No Missing Link: Knowledge Predicts Acceptance of Evolution in the United States

Deena Skolnick Weisberg, Asheley R. Landrum, S. Emlen Metz, Michael Weisberg

Research output: Contribution to journalArticlepeer-review

36 Scopus citations


Most Americans reject some or all parts of evolutionary theory, contrary to the scientific consensus. Americans' attitudes toward evolution at least partially depend on their religious or political values, and prior work has argued that knowledge of the theory plays a negligible role. But there have been no systematic, large-scale attempts to measure the public's knowledge of evolutionary theory, which means that claims about a lack of significant impact of evolution knowledge on evolution acceptance may be premature. Using a new demographically representative survey (N=1100) that includes a detailed measure of evolution knowledge, we find that knowledge predicts level of acceptance, even after accounting for the effects of religion and politics. These results demonstrate that Americans' views on evolution are significantly influenced by their knowledge about this theory and therefore might be amenable to change.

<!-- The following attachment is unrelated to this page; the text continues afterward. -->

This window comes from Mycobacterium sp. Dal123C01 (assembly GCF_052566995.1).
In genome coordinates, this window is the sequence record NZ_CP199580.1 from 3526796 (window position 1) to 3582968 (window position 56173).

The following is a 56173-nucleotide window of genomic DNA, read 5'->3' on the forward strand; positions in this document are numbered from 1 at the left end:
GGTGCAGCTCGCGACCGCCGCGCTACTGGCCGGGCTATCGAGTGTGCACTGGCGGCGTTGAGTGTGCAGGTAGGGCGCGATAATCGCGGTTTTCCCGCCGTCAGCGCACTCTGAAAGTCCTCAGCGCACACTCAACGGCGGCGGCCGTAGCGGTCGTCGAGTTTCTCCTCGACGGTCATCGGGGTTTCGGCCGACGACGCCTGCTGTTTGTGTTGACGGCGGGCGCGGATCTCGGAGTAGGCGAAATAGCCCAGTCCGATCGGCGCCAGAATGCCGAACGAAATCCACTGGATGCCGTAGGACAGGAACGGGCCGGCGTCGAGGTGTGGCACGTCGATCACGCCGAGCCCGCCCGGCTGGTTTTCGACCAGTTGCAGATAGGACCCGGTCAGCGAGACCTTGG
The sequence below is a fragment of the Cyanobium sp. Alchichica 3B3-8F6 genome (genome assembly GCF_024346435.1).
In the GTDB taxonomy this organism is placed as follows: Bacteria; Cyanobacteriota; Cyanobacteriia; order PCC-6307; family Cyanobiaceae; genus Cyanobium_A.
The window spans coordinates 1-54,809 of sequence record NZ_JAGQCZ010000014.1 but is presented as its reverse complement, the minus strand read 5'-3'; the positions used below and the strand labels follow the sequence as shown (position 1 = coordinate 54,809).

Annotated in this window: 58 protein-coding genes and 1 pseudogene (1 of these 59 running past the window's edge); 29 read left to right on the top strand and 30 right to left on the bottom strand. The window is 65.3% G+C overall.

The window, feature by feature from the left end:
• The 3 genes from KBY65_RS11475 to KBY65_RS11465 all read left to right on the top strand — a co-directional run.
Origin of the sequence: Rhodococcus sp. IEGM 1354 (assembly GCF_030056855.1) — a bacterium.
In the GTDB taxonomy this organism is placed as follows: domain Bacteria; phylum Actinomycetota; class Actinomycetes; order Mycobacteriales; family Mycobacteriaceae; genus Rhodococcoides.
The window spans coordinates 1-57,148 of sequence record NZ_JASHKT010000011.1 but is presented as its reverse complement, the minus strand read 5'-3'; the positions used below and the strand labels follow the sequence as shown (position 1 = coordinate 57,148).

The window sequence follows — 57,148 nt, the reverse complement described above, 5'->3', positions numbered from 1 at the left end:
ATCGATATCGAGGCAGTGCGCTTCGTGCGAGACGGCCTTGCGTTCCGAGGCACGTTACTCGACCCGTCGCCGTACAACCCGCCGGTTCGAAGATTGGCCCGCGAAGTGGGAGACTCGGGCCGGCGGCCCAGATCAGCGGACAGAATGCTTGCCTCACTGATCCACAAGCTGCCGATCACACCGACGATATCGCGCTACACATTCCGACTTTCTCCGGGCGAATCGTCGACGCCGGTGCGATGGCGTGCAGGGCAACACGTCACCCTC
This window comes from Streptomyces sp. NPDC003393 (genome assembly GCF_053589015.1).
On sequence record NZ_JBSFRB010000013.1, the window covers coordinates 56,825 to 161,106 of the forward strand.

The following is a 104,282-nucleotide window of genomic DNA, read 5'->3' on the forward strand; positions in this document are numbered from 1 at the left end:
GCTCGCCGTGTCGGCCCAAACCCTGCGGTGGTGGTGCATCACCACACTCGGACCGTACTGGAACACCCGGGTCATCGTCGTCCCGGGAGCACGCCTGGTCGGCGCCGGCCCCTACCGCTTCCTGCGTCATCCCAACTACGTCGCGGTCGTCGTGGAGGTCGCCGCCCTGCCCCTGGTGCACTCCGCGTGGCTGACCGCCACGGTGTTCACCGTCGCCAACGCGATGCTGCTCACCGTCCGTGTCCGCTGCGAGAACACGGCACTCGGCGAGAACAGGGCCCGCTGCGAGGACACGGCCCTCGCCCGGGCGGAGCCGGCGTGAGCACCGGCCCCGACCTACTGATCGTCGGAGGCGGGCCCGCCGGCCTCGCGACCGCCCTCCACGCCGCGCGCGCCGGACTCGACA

Original languageEnglish
Pages (from-to)212-222
Number of pages11
Issue number3
StatePublished - Mar 1 2018


  • acceptance
  • evolution
  • knowledge
  • public opinion poll
  • public understanding of science


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